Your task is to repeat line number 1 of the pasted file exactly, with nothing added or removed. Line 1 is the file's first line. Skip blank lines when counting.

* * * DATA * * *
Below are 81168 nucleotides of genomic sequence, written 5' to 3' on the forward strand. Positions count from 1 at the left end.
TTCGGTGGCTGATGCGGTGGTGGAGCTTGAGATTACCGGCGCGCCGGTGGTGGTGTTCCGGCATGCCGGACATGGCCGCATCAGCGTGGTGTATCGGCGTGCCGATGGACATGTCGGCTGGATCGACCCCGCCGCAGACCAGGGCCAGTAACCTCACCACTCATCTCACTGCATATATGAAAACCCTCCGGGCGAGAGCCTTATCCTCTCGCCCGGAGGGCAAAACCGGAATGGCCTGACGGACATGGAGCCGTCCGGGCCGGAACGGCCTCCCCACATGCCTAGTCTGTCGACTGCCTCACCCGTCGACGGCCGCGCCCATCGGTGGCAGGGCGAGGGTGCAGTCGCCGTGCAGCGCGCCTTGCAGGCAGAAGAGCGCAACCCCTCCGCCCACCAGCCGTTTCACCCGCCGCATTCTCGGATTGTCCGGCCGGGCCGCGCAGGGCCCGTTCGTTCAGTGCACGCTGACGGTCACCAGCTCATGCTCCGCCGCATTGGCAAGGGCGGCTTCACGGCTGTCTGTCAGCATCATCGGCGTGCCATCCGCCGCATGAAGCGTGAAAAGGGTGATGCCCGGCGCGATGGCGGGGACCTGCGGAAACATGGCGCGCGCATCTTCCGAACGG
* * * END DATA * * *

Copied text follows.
Below are 81168 nucleotides of genomic sequence, written 5' to 3' on the forward strand. Positions count from 1 at the left end.